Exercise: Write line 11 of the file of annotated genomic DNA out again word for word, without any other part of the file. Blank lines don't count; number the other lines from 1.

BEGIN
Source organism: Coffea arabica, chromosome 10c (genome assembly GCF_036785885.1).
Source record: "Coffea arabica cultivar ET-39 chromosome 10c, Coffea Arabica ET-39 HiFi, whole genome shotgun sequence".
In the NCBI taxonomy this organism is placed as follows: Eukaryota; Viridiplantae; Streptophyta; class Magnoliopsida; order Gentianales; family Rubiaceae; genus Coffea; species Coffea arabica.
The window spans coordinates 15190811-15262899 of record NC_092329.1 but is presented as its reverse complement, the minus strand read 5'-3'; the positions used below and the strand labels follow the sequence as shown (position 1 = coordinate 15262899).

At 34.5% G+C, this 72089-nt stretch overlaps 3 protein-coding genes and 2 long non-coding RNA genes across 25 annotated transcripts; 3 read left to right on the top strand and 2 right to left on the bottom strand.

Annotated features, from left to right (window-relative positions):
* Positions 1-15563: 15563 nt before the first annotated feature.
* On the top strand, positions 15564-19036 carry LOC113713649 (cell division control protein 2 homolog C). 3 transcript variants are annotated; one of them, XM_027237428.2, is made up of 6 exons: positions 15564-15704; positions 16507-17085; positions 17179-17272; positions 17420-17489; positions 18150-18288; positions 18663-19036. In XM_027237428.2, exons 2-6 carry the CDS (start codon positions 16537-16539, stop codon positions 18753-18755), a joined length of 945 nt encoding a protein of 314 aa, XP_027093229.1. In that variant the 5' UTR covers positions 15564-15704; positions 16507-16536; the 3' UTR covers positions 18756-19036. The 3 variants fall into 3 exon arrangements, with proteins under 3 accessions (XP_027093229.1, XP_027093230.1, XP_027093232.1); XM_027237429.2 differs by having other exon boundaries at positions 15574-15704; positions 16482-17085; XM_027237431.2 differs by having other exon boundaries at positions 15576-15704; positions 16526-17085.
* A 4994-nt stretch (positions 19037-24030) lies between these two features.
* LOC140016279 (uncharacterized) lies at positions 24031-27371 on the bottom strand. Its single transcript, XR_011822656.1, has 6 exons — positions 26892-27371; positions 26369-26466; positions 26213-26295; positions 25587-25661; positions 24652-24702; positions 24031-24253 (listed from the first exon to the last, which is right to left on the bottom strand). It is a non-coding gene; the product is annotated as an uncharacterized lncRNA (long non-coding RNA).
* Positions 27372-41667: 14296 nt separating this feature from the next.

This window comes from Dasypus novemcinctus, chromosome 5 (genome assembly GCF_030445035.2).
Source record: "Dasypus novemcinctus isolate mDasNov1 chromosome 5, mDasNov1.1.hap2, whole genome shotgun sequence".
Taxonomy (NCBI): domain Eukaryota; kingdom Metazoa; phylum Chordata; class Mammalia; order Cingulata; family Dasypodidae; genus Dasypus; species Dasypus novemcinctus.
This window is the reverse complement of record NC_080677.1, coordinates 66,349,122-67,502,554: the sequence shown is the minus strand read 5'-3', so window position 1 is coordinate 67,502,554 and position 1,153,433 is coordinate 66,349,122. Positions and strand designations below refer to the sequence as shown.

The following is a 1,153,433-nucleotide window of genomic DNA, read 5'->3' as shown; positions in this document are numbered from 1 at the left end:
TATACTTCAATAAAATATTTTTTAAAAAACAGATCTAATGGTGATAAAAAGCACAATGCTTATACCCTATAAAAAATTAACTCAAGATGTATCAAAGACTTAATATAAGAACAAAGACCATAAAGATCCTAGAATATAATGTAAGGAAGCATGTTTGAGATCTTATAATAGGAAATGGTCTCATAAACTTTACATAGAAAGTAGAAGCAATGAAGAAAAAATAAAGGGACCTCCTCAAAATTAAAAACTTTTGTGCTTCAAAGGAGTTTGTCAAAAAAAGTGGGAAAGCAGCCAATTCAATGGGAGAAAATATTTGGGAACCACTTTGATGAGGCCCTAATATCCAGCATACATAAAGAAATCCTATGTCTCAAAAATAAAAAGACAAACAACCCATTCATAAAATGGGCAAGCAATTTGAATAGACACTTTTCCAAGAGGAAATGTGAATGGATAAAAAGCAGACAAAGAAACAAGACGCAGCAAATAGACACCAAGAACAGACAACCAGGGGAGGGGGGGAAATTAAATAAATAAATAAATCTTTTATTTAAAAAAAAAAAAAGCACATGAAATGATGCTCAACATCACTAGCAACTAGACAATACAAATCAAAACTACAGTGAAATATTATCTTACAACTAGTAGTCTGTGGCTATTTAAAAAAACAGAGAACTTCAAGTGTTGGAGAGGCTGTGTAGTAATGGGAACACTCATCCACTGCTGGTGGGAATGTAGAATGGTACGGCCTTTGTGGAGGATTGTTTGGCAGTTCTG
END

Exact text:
* Positions 27372-41667: 14296 nt separating this feature from the next.